DICTIONARY OF MASONRY TERMS The following definitions are in common use in the mason's and stonecutter's trade: Abutment—A supporting wall carrying the end of a bridge or span and sustaining the pres sure of the abutting earth.
Arris—The external edge formed by two sur faces of stone, whether plane or curved. Ashlar—A squared or cut block of stone, usually with rectangular dimension.
upper curve of a right section of an arch, perpendicular to the axis.
Face—The exposed surface of a stone, in eleva tion.
Footing—A projecting bottom course.
Foundation—That portion of a structure, usually below the surface of the ground, which dis tributes the pressure upon its support. Also applied to the natural support itself.
Foundation-Bed—The surface upon which a structure rests.
Grout—A thin mortar either poured or applied with a brush.
Header—A stone which has its greatest length at right angles to the face of the wall, and which bonds the face stones to the backing.
Intrados—The lower curve of a right section of an arch, perpendicular to the axis.
Joint—The narrow space between adjacent stones, bricks, or other building blocks usually filled with mortar.
used to carry and distribute the weight of an arch to ribs or centering during construction. Also used to designate the strips temporarily supporting soft material, as outside the timbering of a tunnel.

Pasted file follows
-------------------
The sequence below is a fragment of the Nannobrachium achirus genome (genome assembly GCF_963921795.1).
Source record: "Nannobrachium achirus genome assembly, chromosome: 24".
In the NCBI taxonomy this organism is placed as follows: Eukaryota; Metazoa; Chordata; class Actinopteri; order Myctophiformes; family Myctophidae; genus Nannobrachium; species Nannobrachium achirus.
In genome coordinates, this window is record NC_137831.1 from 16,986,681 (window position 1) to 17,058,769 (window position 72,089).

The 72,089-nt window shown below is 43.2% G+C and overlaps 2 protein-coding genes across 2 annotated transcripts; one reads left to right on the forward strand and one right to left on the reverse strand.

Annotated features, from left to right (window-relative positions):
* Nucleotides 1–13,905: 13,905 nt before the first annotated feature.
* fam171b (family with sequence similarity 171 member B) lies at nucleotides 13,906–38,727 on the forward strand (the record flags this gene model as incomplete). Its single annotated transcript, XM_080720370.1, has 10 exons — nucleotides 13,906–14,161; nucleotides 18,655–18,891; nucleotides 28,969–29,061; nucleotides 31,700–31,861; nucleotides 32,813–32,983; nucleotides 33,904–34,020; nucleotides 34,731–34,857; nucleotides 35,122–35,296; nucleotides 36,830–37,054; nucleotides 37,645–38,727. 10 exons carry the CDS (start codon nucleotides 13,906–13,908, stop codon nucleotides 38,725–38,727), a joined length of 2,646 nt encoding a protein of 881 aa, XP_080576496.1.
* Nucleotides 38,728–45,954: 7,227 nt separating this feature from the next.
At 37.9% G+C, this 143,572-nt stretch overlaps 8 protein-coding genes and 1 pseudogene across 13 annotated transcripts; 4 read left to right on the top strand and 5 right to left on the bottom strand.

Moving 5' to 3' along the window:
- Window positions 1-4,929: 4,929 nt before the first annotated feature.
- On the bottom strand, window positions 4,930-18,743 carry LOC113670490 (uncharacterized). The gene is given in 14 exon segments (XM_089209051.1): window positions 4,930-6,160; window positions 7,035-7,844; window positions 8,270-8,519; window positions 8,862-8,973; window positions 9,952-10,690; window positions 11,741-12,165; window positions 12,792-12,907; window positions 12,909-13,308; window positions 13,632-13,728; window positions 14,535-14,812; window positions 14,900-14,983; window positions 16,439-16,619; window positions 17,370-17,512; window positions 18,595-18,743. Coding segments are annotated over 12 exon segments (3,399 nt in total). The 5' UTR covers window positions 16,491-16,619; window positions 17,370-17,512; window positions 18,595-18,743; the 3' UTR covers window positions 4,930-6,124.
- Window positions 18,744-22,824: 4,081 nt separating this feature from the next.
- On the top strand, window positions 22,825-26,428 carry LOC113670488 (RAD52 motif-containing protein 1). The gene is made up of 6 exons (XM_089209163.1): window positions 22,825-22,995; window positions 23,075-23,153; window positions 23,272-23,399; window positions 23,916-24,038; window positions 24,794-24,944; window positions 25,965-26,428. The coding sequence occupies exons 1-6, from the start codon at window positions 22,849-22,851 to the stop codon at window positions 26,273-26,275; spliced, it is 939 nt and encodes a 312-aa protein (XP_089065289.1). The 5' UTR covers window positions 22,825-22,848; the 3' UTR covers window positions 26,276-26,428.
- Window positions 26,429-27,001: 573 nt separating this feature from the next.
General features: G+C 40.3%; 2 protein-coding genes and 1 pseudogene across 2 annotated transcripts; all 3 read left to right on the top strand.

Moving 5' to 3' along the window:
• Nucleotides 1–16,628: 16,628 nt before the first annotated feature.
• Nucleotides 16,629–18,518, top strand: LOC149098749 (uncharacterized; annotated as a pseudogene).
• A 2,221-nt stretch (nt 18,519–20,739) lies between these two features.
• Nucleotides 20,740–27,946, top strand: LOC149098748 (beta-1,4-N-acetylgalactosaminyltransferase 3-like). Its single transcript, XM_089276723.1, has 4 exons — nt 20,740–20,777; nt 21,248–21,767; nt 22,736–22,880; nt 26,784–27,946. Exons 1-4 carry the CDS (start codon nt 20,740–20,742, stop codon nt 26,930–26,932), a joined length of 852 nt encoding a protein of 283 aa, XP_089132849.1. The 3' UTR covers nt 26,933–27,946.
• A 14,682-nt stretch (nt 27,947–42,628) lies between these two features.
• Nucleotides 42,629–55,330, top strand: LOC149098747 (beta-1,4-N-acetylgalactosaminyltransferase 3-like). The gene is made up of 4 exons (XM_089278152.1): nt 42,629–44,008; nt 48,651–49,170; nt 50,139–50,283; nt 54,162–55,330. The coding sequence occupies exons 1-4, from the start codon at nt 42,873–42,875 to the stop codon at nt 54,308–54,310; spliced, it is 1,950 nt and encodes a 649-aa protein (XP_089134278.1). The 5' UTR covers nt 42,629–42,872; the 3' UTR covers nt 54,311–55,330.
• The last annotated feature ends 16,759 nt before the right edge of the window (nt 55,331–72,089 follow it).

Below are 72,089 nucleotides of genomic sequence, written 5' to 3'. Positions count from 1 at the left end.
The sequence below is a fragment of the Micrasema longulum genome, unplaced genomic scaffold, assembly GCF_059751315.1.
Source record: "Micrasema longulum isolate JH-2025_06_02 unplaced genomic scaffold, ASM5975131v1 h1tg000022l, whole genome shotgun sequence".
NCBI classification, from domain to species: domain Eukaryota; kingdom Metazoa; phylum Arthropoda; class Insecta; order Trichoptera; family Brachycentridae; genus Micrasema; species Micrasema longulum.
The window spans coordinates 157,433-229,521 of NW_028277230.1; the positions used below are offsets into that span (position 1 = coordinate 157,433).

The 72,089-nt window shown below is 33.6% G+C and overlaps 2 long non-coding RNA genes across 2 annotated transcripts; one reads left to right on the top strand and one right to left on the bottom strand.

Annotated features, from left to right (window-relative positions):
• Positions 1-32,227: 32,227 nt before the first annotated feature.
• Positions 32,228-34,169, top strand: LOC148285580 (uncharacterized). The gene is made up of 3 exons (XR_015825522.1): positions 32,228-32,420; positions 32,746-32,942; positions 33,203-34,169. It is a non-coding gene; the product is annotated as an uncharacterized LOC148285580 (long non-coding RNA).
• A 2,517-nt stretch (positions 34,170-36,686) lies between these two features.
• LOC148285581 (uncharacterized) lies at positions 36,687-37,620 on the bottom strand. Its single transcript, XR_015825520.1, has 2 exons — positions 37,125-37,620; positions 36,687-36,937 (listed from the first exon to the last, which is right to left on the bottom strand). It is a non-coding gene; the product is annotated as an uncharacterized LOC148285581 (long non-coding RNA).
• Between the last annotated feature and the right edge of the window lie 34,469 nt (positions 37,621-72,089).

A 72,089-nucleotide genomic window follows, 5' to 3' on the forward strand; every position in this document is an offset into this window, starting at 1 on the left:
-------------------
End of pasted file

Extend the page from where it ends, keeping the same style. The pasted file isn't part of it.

four-piece steel instrument used in lifting stone. The lewis, when in use, is keyed into a triangular hole cut in the stone.
Lock—Any special device or method of con struction used to secure the bonding.
Paving—Regularly placed stones or bricks forming a floor.
(2) All stones shall be dressed for laying on natural beds. For granite and marble, this pre caution is usually unimportant. With sandstone it must always be observed.
(3) The sand and cement should preferably be mixed dry (in no case should the cement be wet before the sand) ; then water added, and the whole remixed until the entire mass of mor tar is thoroughly homogeneous and leaves the hoe or shovel clean when the latter is drawn from it.
(4) All stones shall be laid on natural beds. Each stone shall be settled into place in a full bed of mortar. That is to say, no stone shall be allowed to touch another stone, but must have a complete coating of mortar around it. If this precaution be not observed, the imposed weight will cause unequal pressure on the stones touch ing each other; and rupture may occur from this cause.